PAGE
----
Archive for the ‘alternative medicine’ Category

What is Siddha?

January 21, 2009

Siddha system is one of the oldest systems of medicine in India. The term Siddha means “achievements” and Siddhars were saintly persons who achieved results in medicine.  Eighteen Siddhars were said to have contributed towards the development of this medical system. Siddha literature is in Tamil and it is practised largely in Tamil speaking part of India and abroad.  The Siddha System is largely therapeutic in nature.

History :

The original home allotted to humankind by the Creator was in the temperate and fertile region of the East and pointedly in India.  It is from here that the human race began its culture and career. India may, therefore, be safely stated as that the first country from which human culture and civilization originated and spread.  According to Indian history, prior to Aryans’ migration, the Dravidian was the first inhabitant of India of whom the Tamilians were the most prominent. The Tamilians were not only the earliest civilized  but also those who made more considerable progress in civilization than any other early people. The languages of India were divided into two great classes, the northern with Sanskrit as the pre-pondering element and the southern with Dravidian language as independent bases.  The science of medicine is of fundamental importance to Man’s well-being and his survival and so it must have originated with Man and developed as civilization. It is, therefore rather pointless to try to determine the exact point of time to which the beginning of these systems could be traced. They are eternal, they began with Man and may end with him.  The Siddha was flourishing in south and Ayurveda prevalent in the north.  Instead of giving the name of any of individual as the founder of these systems our ancestors attributed their origin to the Creator.  According to the tradition ,  it was Shiva who unfolded the knowledge of Siddha system of medicine to his consort Parvati who handed it down to Nandi Deva and to the Siddhars.  The Siddhars were great scientists in ancient times.

According to tradition, the origin of Siddha system of medicine is attributed to the great Siddha Ayastiyar.  Some of his works are still standard books of medicine and surgery in daily use among the Siddha medical practitioners.


What is Unani Medicine?

January 21, 2009

Though the threads which comprise Unani healing can be traced all the way back to Claudius Galenus of Pergamum, who lived in the second century of the Christian Era, the basic knowledge of Unani medicine as a healing system was developed by Hakim Ibn Sina (known as Avicenna in the west) in his medical encyclopedia The Canon of Medicine. The time of origin is thus dated at circa 1025 AD, when Avicenna wrote The Canon of Medicine in Persia. While he was primarily influenced by Greek and Islamic medicine, he was also influenced by the Indian medical teachings of Sushruta and Charaka.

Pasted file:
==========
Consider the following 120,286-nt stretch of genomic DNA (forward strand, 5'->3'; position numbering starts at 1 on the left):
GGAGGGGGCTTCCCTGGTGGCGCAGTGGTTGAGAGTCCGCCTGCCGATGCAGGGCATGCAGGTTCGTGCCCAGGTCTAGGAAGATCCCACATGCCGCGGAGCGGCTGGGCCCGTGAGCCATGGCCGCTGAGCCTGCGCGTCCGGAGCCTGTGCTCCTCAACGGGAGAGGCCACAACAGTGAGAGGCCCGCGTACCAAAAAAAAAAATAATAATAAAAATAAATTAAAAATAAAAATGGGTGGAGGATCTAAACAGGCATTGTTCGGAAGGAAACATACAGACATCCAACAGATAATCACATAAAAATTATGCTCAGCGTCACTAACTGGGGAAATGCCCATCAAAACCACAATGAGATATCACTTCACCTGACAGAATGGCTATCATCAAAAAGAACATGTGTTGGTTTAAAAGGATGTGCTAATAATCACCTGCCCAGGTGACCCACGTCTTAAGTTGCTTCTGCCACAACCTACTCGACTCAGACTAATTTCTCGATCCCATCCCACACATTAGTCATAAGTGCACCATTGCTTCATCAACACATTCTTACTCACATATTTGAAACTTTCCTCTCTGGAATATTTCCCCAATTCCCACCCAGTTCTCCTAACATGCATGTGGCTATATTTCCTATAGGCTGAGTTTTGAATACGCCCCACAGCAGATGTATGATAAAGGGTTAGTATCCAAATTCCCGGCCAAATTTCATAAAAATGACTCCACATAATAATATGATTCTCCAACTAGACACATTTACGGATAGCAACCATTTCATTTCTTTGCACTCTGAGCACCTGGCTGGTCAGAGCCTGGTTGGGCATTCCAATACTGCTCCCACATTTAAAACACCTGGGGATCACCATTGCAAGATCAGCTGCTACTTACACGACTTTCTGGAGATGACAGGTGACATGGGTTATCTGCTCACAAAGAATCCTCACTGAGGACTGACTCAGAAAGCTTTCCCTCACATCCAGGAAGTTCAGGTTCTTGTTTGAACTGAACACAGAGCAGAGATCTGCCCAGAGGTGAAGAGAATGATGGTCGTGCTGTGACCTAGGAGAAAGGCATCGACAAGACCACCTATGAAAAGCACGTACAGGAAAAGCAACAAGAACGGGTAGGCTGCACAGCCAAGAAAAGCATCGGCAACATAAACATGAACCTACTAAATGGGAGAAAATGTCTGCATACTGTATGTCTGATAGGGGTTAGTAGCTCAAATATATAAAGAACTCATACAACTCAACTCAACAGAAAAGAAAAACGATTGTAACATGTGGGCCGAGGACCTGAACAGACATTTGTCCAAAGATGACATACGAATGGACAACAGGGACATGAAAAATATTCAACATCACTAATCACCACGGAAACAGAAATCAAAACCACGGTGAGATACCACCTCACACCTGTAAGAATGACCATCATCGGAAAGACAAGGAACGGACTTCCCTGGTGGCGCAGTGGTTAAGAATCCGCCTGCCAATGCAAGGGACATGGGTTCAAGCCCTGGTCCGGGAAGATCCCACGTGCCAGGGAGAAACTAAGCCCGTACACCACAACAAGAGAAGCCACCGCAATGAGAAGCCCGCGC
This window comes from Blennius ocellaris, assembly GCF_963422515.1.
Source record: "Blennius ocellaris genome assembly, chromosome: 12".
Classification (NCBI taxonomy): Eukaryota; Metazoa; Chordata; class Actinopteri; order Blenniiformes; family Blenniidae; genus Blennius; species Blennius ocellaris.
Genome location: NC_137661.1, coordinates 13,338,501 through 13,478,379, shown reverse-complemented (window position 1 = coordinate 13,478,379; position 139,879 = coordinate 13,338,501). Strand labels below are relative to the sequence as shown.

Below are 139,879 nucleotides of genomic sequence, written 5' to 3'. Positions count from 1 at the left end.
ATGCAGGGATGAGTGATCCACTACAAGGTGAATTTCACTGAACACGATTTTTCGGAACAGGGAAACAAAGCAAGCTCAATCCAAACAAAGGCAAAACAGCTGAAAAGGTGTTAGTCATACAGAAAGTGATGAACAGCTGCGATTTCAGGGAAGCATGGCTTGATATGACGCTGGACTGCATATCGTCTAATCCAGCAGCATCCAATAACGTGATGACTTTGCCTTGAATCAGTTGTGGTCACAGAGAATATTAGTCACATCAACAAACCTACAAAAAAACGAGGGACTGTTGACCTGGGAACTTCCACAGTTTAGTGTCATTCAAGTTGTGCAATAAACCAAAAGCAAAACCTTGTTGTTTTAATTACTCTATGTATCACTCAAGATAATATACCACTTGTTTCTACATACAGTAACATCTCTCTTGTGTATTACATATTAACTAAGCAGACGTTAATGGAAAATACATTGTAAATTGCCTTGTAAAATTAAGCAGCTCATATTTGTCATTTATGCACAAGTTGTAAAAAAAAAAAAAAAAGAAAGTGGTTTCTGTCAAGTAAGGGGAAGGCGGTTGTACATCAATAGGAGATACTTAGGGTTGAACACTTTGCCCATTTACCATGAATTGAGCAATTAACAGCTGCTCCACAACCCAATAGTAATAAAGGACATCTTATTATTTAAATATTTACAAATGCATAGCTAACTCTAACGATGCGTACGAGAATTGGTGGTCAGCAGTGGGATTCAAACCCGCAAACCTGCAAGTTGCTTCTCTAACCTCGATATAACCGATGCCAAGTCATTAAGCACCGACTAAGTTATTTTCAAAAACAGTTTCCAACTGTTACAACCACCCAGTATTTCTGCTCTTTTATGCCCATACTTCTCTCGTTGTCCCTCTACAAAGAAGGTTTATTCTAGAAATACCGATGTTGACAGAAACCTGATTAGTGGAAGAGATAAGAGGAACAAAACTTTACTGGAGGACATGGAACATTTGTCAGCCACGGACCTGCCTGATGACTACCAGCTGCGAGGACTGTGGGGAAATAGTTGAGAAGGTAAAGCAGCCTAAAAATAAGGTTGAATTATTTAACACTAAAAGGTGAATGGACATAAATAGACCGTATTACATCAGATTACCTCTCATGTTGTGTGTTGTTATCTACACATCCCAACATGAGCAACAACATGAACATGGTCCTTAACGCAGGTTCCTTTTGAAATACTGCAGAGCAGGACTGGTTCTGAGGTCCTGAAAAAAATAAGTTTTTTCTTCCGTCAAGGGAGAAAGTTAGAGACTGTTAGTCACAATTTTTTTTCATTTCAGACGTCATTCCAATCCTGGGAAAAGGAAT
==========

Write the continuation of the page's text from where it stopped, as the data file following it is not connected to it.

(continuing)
More information will follow.

What is Ayurveda?

January 21, 2009

Ayurveda (आयुर्वॆद, the ‘science of life’) is a system of traditional native to India and practised in other parts of the world as a form of medicina alternativa. In Sanskrit, the word Ayurveda comprises the words āyus, meaning ‘life’ and veda, meaning ‘science’. The earliest literature of Ayurveda appeared during the Vedic period in India. The Sushruta Samhita and the Charaka Samhita were influential works on traditional medicine during this era. Ayurvedic practitioners also identified a number of medicinal preparations and surgical procedures for curing various ailments and diseases. Ayurveda is considered to be a form of complementary and alternative medicine (CAM) within thewestern world, where several of its methods—such as herbs, massage, and Yoga as exercise or alternative medicine—are applied on their own as a form of CAM treatment.

More information will follow.

What is Homoepathy?

January 21, 2009

Homeopathy (from the Greek ὅμοιος, hómoios, “similar” + πάθος, páthos, or “suffering “) is a form of alternative medicine based upon principles first defined by Samuel Hanehmann in 1796. A central thesis of homeopathy is that an ill person can be treated using a substance that can produce, in a healthy person, symptoms similar to those of the illness. Practitioners select treatments according to a patient consultation that explores the physical and psychological state of the patient, both of which are considered important to selecting the remedy. According to Hahnemann, serial dilution with shaking between each dilution, removes the toxic effects of the substance, while the essential qualities are retained by the diluent (water, sugar, or alcohol).

More information will follow.

We shall mention a few homeopathic medicines:

Apis mellifica: inflammatory infiltrations, edematous swellings.

Hepar sulfuris: tendency for catharzic inflammations and pyesis.

Kallium bichromicum: plastic exudation of mucous membranes in nose, pharyngeal cavity and pharynx, viscous, stringy mucus,  mucosal ulcer.

Calcium iodatum: chronic tonsillitis of children, scrofulous increase of lymph nodes on neck and nape.

Phytolacca: swelling and dark reddening of the pharynx and tonsils, radiating pain up to the ears.

Ignatia: various nervous sensations of the heart, mainly following affections of a depressing nature (anxiety, restlessness). Also in general nervous irritation and sleeplessness.